What’s unique about you. Doing research, competitive edge research. Finding what sets you apart from others that do similar things to you, who are the fans that are most likely to appreciate you. And again, we go back to story. It’s all about your story and the many stories that you can tell.
There’s so many. We all have so many stories, but I don’t know about you, but I forget them. That’s why going through revisit your timeline, revisit your story, like my story that I just told you, that makes me unique. And until you stop and explore your story, what made you want to do what you’re doing? How many twists and turns did it take you to get there?
What challenges do you have along the way? The important part, what is your purpose? We all want to connect and make an impact on the world. And how are you going to do that if you don’t get the platform? Personal branding is what I focus on.
If we go through that, and I’m sure I’ve told you about my. Free resource, the fans, media and industry attraction playbook. It takes you through the steps that I coach artists through. And phase one is personal branding. Authentic personal branding.
Phase two content creation. Social media superfans. Phase three, media spotlight. And it has to go in that order for long term success. Once you figure out your personal brand, which is your story and what makes you unique and who your fans are, who’s most likely to appreciate that, then telling that story is where social media comes in.
You attract the fans, which the media and industry will follow. And so that is my process. That’s what I’ve created. And now you’ve heard my story of what makes you unique and why I’m so passionate about artists of all kinds. I focus on personal branding and PR because those are my skills and image.
Basically, my entire journey has led me to where I am now. I have all this knowledge and passion to share, and I want to help you live your purpose. My purpose is to help you live your purpose. And I want you to lead with your purpose. I want you to share your story and connect with others.
And the more you do that, the more people will appreciate your talents and the more you’re going to make an impact. And the income, the income will come from that as well. And as multi passionates, there’s also the challenge of how to focus and how to narrow down what you’re going to focus on right now without giving up the many things you want to do that’s other things that I coach on as well. So I will leave you with some multipotentiality superpowers. I started with you might be a multi potentialite and not even know it.
And now if you’ve made it this far, you know if you are one or not. Now own your superpowers. So, superpower number one, big picture thinking. Multipotentialites have the ability to grasp abstract concepts, ideas and possibilities to create an ambitious vision. Superpower number two, we’re risk takers.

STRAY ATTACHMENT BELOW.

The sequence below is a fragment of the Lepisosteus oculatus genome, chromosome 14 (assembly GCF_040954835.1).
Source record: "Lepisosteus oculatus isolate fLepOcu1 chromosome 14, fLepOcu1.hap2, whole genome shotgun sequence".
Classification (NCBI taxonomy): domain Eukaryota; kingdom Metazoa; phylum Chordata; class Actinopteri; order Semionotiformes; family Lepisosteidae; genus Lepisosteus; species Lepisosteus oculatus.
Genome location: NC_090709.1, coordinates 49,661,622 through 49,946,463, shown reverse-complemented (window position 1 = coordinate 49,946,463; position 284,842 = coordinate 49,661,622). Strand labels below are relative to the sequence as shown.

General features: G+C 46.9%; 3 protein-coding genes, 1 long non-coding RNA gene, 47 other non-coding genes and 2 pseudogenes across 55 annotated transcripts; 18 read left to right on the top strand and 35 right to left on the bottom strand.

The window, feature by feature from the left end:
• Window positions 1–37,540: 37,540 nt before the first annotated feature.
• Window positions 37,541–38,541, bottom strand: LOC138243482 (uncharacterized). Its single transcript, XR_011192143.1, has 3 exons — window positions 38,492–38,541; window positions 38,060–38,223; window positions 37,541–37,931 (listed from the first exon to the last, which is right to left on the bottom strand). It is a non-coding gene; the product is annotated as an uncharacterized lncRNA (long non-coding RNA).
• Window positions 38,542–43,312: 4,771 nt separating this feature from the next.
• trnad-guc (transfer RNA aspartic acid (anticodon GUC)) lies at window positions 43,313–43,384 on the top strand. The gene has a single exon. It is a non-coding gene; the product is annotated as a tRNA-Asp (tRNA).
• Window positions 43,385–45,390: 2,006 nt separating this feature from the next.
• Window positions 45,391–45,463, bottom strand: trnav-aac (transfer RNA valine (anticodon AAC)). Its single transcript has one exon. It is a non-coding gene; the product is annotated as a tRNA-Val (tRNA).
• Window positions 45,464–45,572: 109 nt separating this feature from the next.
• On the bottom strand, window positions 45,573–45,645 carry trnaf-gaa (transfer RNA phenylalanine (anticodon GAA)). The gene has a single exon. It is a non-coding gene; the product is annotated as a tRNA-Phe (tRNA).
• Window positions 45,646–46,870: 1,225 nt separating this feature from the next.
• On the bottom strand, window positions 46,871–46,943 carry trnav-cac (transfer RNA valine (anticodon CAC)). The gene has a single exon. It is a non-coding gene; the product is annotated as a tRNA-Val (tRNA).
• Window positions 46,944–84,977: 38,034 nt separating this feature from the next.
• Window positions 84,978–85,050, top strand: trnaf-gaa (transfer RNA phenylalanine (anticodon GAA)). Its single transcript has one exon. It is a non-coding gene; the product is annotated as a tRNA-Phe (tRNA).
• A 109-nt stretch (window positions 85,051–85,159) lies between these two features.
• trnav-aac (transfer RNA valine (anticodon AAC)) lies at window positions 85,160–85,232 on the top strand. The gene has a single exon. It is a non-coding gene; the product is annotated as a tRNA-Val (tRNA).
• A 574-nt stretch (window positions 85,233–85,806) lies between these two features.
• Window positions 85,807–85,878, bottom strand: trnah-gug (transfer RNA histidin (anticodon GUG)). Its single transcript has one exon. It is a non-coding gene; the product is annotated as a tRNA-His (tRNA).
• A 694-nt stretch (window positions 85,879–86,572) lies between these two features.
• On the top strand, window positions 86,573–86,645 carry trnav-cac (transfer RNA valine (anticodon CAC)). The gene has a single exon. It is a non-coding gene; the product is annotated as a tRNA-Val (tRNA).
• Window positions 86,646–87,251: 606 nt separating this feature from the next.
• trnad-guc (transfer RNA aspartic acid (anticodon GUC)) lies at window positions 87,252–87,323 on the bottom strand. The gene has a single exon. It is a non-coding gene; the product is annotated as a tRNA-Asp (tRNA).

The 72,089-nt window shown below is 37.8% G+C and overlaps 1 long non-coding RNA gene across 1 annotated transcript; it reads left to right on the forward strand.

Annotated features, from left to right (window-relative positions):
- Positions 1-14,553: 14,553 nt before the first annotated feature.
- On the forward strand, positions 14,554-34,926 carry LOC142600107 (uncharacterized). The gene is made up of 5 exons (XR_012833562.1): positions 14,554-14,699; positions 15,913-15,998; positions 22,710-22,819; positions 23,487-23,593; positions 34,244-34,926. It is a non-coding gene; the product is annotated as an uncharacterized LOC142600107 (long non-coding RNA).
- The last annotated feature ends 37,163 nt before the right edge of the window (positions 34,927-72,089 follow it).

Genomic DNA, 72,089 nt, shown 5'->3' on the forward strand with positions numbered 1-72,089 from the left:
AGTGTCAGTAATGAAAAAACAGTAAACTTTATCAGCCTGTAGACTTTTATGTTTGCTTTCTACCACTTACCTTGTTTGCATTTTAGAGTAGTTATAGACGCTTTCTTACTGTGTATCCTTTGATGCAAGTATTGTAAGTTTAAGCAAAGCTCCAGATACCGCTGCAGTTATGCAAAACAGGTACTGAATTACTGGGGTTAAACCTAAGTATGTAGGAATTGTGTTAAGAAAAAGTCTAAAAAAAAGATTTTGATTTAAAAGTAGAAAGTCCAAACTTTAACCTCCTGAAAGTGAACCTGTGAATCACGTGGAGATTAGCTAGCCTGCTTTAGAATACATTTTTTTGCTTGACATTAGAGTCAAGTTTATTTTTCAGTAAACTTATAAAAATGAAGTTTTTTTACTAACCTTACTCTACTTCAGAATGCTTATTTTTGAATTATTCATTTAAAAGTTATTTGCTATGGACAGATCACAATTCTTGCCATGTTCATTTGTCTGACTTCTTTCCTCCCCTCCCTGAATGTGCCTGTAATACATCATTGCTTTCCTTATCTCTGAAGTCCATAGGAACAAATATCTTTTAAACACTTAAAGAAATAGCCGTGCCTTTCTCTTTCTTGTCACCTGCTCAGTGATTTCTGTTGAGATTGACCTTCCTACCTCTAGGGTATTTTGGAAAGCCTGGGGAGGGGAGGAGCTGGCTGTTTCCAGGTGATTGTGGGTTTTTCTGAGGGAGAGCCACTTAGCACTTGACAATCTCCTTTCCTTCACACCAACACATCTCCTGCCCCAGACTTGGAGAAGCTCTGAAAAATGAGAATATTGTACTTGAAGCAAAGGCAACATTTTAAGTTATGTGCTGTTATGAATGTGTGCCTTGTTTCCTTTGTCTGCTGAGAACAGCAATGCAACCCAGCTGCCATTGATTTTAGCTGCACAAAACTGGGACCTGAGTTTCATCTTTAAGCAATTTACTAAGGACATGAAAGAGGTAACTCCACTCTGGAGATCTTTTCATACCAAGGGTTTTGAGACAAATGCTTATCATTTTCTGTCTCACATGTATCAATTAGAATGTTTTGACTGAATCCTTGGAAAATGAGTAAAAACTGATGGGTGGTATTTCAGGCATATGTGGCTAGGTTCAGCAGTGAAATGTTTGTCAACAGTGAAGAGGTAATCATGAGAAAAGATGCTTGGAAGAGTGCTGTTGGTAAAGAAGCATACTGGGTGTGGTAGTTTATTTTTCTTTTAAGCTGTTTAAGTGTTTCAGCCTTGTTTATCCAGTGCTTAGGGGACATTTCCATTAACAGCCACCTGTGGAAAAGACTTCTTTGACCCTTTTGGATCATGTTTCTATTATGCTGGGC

Clarity and passion for the big picture drive us to take risks in order to achieve the vision. We embrace change and enter the unknown. Superpower number three accelerated development. We are fast learners because we’ve changed our interest so many times. And when we’re interested in something new, we dive in.
We develop skills, traits, abilities, faster and more effectively than should be possible. That’s a superpower. And we are infinitely resourceful. We love a challenge and face obstacles with creativity, persistence and innovation. Where there’s a will, there’s a way is our motto.
And last but not least, idea and human connector. Multipotentialites see the connections between two or more seemingly unrelated concepts. Our variety of knowledge and experiences also provide an ability to relate to many different people and cultures. And I’ll leave you with a quote. The one from Maya Angelo is so amazing.
So this one comes from Donald Glover. He is an actor, singer, rapper, musician, DJ, comedian, writer, director, producer, filmmaker. He’s a multi passionate artist. It’s Donald Glover, A-K-A childish gambino. He says, I kind of see them all as the same thing.
People are always asking, how do you separate them? How do you prioritize? And I sort of see them as all the same thing, which is kind of why I like stand up the most, because you can do all of that. And I think that’s what I just said. I think that’s why I like coaching the most, because I can do everything.
I can draw on all of my interests and knowledge and experience and share that with you. I’m getting passionate again.
So that is my story. I hope you found some inspiration and maybe thought about things another way or even if you just felt a little less alone. I’ve done my job here, and until next time, honestly, if you’ve made it this far, please connect with me. Please connect with me. I am Diane Foy, Arts on Instagram and pretty much all socials best thing to do is to download the free resource fans, media and industry attraction playbook and then you can get on my list and we will keep in contact.